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First Commercial "Spacecraft" Set To Clinch Big Prize

Burt Rutan's Mojave Aerospace Ventures Team successfully reached an altitude of 337,500 feet with Mike Melvill (the pilot) onboard plus ballast (approx. 180 Kg).

This flight was deemed by the Judges as a successful first flight for the $10 million X Prize. The X Prize has just received official notice from Burt Rutan that SpaceShipOne's second flight (X2) will take place Monday morning, October 4th. Expected flight timeline:

  • Takeoff at 7am PT
  • Ignition at 8am PT
  • Landing at 8:30am PT
  • Press Conference to announce official Altitude at 10:30am PT
Mojave (AFP) Oct 04, 2004
A privately-owned, manned US spaceship is set to blast off Monday in the final stage of an attempt to clinch a 10-million-dollar prize aimed at launching a new era of space tourism.

At around 7:00 am (1400 GMT), the stubby SpaceShipOne will take off from California's Mojave desert on the belly of a specially-adapted jet to complete its prize bid with its second flight into space within two weeks.

If all goes well, the craft will blast off from its carrier jet just over an hour later, breach the 328,000-foot (62-mile 100-kilometer) barrier, and return to a runway landing around 8:30 am -- thus winning the Ansari X Prize purse ahead of any of two dozen competitors.

Some 30 members of the SpaceShipOne team spent Sunday night relaxing at the pyramid-shaped home of the rocket's designer, aviation pioneer Burt Rutan, in the Mojave Desert.

"We're just waiting for the sun to go down and come back up again," a keyed-up Rutan, 61, told CNN television.

"Probably our biggest concern is getting enough sleep," he said.

"Our test team down here... has to be at a briefing at 4:30 and we gotta go fly and win 10 million bucks," he said to cheers from colleagues.

Organisers who proposed the competition hope it will spawn an age of space travel rivalling the dawn of commercial air transport in the late 1920s.

"What we finally have here, after 40 years of waiting, is the beginning of the personal space flight revolution," said Peter Diamandis, president of the X Prize foundation.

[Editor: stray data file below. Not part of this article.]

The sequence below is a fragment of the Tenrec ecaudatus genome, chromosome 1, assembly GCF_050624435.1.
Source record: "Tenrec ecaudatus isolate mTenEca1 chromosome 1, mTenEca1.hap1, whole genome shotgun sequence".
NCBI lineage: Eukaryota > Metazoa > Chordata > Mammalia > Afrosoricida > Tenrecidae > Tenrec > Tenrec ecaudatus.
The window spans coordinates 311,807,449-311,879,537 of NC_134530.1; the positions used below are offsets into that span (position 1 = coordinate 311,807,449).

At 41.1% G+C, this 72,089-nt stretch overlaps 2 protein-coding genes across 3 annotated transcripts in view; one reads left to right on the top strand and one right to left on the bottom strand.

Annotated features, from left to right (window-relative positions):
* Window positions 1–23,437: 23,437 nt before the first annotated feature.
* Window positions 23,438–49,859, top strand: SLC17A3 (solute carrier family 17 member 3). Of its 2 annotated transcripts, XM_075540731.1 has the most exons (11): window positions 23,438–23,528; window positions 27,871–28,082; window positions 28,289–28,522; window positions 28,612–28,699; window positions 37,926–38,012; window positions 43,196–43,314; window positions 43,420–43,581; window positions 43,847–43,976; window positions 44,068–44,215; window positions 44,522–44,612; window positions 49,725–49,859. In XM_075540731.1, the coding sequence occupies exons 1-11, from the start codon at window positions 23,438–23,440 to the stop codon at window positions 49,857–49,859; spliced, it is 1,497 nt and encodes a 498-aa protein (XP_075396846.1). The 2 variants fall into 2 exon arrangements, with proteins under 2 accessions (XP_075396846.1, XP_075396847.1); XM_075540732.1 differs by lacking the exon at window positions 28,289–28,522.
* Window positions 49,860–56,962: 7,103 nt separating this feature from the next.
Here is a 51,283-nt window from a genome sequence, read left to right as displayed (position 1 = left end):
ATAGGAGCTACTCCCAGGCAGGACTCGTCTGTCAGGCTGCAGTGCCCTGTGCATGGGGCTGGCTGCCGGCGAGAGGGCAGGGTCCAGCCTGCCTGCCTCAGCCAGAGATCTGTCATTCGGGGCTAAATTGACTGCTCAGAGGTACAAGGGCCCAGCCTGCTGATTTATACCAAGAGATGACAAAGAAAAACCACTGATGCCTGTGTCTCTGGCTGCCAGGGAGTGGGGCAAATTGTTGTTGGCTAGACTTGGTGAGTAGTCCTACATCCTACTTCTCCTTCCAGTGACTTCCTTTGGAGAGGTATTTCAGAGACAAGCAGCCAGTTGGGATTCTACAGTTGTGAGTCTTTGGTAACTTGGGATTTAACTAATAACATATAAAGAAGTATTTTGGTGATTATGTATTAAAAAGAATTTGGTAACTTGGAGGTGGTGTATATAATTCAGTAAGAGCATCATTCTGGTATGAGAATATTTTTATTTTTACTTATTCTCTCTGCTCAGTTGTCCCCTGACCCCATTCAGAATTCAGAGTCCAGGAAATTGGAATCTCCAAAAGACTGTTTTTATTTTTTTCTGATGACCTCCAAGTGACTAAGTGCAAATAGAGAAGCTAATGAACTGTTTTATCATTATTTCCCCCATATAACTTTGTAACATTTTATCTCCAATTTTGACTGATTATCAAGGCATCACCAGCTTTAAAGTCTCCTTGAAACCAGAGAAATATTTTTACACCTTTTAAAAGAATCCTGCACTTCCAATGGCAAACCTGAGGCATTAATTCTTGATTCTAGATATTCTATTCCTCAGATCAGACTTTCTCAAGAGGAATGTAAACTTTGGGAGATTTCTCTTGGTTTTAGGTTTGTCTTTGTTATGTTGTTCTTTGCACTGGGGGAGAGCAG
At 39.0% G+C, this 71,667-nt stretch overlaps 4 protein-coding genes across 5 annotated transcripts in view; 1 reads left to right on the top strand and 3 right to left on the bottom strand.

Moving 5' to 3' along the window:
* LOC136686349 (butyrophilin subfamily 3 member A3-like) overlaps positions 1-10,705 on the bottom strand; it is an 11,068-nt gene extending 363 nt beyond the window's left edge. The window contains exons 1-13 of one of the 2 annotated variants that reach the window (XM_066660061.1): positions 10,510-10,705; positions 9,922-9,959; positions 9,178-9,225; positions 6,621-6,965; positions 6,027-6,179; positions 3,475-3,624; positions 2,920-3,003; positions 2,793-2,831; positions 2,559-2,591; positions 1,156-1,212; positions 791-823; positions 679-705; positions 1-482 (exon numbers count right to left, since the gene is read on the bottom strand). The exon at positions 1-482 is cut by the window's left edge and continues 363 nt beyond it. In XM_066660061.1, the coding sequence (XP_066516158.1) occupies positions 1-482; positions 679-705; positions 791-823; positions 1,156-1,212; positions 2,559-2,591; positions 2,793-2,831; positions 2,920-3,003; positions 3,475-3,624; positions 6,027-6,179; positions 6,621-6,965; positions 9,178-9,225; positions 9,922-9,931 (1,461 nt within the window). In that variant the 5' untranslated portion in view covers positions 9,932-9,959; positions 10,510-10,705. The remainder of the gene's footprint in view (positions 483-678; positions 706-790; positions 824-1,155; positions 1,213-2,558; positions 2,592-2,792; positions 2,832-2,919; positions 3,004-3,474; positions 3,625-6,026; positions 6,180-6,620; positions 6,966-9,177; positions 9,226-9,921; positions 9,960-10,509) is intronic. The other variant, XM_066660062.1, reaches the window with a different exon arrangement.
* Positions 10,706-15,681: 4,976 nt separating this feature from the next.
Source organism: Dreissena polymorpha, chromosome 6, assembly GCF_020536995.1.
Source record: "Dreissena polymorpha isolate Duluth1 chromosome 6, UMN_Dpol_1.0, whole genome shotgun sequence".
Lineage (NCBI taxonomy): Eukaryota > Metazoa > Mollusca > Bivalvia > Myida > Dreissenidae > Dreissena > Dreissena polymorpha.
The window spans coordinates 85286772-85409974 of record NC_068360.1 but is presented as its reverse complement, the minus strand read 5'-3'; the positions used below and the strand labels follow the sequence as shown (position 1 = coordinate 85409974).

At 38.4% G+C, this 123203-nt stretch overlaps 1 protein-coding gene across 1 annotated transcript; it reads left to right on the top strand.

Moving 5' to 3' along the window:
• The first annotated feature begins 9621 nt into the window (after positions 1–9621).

SpaceShipOne in June became the world's first ever manned space vessel not funded by a government, shifting the paradigm of celestial exploration and marking the start of a new space race.

Wednesday, test pilot Mike Melvill took it on its second successful -- if hair-raising -- foray out of the earth's atmosphere that simultaneously bedazzled and horrified onlookers.

After a heart-stopping corkscrew ride into the sky, SpaceShipOne burst out of the earth's atmosphere and reached an altitude of 37,500 feet, or 103 kilometers (64 miles), qualifying for the last phase of the competition.

Melvill then glided the craft back to earth for a text-book landing, before proclaiming a "near perfect" flight, despite his unintentional "victory roll" that saw SpaceShipOne spin up to two dozen times during its ascent.

Travelling at speeds of up to 3,500 kilometers (2,100 miles) an hour, SpaceShipOne's seemingly uncontrollable rolls spooked television viewers across the world.

Rutan said the spins were not likely to be repeated Monday.

"Obviously we have some stability issues. We believe that we have solved them and I don't believe you'll see the rolls tomorrow. But if we do, we don't believe they're dangerous.

"They only happen at the highest mach numbers and they only happen at a special condition which we intend to avoid on the flight tomorrow."

  • SpaceShipOne's Says Hello To Luna
  • New Entrants Versus Incumbents: Triumph of Truth and Technology
  • Risk In Private Rocket Flights Worthwhile
  • StuntShipOne: The GeeBee Of Outer Space?
  • Rutan selected the October 4 date to coincide with the 47th anniversary of the 1957 launch of the Soviet Union's first satellite, Sputnik I, which sparked the original space race between Moscow and Washington.

    The Ansari X Prize, funded by private donors, was established in 1996 and modelled on the Orteig prize that aviator Charles Lindbergh won when he became the first solo pilot to cross the Atlantic in 1927.

    His feat spurred a proliferation of airlines and allowed ordinary people to fly for the first time in history.

    To win the X Prize, the same reusable manned spacecraft must make two journeys into space within two weeks, rising to at least 100 kilometersmiles) each time while carrying the equivalent weight of two passengers.

    On Wednesday's initial journey, the rocket plane's ballast weight was made up by a range of memorabilia proffered by team members, including a teddy bear and the ashes of Rutan's late mother.

    SpaceShipOne was Rutan's brainchild and was funded by Microsoft computer billionaire Paul Allen, who joined with Rutan's company Scaled Composites to form the Mojave Aerospace Ventures team behind SpaceShipOn.

    But whether or not the craft succeeds in Monday's second attempt to snag the X Prize, organisers said the competition's true goal had already been achieved and that the first buds of commercial space travel were already burgeoning.

    Last week Rutan and British tycoon Richard Branson announced a 14-million-pound (25-million-dollar) tie-up between Virgin Atlantic Airways and Mojave Aerospace Ventures to set up Virgin Galactic, the first company to offer the public trips into space using SpaceShipOne's technology.

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